|Insertion||Medial surface of proximal tibia (pes anserinus)|
Knee internal rotation (i.e medial rotation of tibia)
Hip internal rotation
|Nerve||Anterior branch of obturator nerve (L2, L3, L4)|
|Artery||Medial circumflex femoral artery|
Superficial femoral artery
Deep femoral artery
Descending genicular artery
Anterior branch of the obturator artery
Location & Overview
The gracilis muscle, is name so due to its long and slender shape, from the Latin ‘gracilis’, which means thin or slender. The gracilis is located in the medial compartment of the thigh. As a superficial muscle, it is located close to the skin’s surface which makes it easy to palpate  .
The gracilis is one of the adductor muscles of the hip (its other actions are covered in the actions section below). It is situated immediately adjacent to the adductor longus muscle and beneath the adductor magnus muscle. Its position in the medial compartment of the thigh places it closer to the body’s midline. This gives it a strategic role in the movements of the lower limb, such as adduction  .
The gracilis is part of the pes anserinus, which if formed by a collection of tendons. The term is derived from Latin which translates to ‘goose foot’, due to its three-pronged structure of tendons, similar to the foot of a goose. This tendons involved in the pes anserinus consist of three muscles: the gracilis, the semitendinosus, and the sartorius. These tendons converge at their insertion point on the proximal tibia, forming a robust structure that plays a significant role in stabilising the medial side of the knee joint  .
Origin & Insertion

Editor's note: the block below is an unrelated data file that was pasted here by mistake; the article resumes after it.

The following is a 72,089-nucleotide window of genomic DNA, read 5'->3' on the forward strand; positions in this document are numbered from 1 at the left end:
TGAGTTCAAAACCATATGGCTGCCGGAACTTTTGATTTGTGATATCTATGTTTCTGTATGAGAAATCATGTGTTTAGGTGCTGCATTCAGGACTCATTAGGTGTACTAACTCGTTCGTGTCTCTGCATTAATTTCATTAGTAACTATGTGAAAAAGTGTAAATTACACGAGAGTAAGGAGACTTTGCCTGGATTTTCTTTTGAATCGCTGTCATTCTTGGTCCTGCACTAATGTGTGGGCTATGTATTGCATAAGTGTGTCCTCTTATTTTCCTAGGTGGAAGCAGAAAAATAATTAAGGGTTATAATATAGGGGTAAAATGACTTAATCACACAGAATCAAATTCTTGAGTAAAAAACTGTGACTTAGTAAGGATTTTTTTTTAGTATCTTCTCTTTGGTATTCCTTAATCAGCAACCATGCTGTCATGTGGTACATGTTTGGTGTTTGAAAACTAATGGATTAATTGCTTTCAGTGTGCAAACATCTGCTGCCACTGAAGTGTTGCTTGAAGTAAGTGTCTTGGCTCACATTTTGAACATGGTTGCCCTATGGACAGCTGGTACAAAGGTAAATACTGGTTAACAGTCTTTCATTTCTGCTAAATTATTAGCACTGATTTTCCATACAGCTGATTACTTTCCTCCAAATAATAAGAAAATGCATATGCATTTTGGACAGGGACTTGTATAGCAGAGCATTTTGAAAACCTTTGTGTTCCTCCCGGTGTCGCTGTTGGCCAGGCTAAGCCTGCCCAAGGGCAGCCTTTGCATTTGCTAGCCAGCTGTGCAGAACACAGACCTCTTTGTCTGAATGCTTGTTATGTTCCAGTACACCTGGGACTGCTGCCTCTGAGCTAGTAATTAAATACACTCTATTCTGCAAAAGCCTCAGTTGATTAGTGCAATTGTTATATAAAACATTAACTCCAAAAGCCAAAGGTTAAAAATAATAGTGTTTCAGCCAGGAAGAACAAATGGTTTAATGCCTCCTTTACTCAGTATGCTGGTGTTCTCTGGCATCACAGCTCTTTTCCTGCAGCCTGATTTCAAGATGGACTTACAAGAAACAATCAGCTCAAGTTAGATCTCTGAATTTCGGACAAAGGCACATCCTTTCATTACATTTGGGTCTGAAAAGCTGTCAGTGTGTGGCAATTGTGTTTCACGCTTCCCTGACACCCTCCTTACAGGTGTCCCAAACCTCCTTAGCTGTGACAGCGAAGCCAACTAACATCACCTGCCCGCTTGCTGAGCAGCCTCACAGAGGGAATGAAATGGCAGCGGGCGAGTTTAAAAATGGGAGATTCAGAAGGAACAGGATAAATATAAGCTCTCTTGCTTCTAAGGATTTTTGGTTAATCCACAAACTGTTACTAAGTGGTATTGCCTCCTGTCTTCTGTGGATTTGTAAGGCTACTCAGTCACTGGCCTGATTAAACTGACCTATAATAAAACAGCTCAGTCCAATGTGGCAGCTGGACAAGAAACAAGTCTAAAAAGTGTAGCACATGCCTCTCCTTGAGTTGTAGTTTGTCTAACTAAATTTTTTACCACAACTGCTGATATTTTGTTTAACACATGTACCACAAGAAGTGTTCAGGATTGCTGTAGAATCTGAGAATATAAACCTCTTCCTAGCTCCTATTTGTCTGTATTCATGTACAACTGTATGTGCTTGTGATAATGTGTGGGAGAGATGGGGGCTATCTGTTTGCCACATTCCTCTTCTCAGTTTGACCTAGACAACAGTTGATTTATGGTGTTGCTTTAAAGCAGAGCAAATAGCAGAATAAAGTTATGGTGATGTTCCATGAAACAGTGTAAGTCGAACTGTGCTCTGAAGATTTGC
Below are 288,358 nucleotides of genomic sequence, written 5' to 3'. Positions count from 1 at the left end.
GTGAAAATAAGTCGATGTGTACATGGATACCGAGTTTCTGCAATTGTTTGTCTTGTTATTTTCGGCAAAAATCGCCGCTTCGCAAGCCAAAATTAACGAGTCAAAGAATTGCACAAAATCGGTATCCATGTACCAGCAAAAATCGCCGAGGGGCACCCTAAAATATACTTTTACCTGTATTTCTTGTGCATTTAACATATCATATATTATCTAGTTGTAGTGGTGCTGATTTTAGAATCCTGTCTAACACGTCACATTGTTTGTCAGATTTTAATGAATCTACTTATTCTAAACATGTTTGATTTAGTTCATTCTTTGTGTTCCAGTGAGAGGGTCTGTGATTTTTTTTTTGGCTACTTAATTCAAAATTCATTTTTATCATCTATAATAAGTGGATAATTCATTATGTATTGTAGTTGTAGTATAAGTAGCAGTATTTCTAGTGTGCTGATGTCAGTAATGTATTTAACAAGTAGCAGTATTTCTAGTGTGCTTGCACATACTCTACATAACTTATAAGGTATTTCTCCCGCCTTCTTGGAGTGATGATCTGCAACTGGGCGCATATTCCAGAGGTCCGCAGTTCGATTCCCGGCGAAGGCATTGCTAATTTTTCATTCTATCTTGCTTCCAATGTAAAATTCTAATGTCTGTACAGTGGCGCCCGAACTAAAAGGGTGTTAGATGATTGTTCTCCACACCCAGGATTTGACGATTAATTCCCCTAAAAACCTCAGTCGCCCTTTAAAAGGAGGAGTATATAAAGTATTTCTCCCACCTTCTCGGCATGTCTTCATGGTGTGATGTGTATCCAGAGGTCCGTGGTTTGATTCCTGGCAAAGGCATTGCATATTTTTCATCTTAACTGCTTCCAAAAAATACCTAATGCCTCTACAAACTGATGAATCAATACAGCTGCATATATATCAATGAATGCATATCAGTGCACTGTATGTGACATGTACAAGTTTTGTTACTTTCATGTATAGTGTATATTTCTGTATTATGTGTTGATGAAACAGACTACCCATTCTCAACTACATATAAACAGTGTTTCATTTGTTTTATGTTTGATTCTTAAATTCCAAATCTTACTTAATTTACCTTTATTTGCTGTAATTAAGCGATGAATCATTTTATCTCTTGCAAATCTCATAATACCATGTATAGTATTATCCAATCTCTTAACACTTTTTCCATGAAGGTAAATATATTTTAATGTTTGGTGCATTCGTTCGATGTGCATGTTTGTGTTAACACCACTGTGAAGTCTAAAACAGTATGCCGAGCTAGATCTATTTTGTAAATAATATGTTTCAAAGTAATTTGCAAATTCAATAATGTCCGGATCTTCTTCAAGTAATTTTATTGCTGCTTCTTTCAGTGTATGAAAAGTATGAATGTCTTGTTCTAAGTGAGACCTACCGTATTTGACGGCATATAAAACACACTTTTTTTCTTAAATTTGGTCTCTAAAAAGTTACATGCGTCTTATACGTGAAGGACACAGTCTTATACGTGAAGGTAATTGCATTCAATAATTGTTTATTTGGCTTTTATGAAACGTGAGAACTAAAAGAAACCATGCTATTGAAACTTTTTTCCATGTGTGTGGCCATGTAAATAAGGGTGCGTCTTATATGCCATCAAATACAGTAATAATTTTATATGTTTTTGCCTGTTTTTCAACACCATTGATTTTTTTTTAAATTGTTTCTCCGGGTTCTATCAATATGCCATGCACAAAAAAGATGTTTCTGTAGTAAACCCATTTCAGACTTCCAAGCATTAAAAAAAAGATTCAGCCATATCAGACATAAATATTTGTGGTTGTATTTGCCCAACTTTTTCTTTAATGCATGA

The gracilis muscle originates on the lower half of the hip, more specifically on a structure called the ischiopubic ramus   The ischiopubic ramus is a bony structure formed by the fusion of the ischium and the pubis, two of the three bones that compose the hip. This structure creates a kind of bridge at the lower anterior part of the hip, contributing to the formation of the obturator foramen, which is a large opening in the hip bone. The gracilis muscle takes its origin from the anterior aspect of this bridge-like structure. Its origin is on the of the anterior aspect ischiopubic ramus  .
The gracilis then extends down the inner part of the thigh in a relatively straight path, due to being the most medial of the thigh muscles. It runs almost parallel to the femur providing a clear path of the direction for the muscle .
The muscle terminates at its insertion point located on the medial surface of the proximal tibia. To be more precise, the gracilis inserts just below the knee, attaching to an area on the tibia known as the pes anserinus . This insertion is just medial to the tibial tuberosity, where the quadriceps insert via the patella tendon. The common tendinous insertion of the gracilis is shared with two other muscles, the sartorius and semitendinosus. The insertion of these tendons forms a ‘goose foot’ pattern known as the pes anserinus, on the inner side of the upper tibia  .
This anatomical path, from the hip bone to the tibia, allows the gracilis muscle to span two joints: the hip and the knee. Thus, it is capable of influencing the movements of both these joints  , which will be discussed in more detail in the actions section next.
The gracilis muscle performs several important actions in the lower body. Its positioning and origin and insertion enable it to influence movements at both the hip and the knee joints  . These actions, with accompanying illustrations, are outlined below.
Hip adduction: This is the primary action of the gracilis muscle. Adduction of the hip joint refers to the movement that brings the leg towards to the midline of the body. For example, if you were standing with your legs apart, the act of bringing your feet together would be accomplished through hip adduction. The gracilis muscle works together with the other adductor muscles to accomplish this (such as the adductor longus, adductor brevis, adductor magnus and the pectineus)  .
Knee flexion: The gracilis muscle also contributes to flexion of the knee joint, an action that involves bending the knee to decrease the angle between the thigh and the lower leg .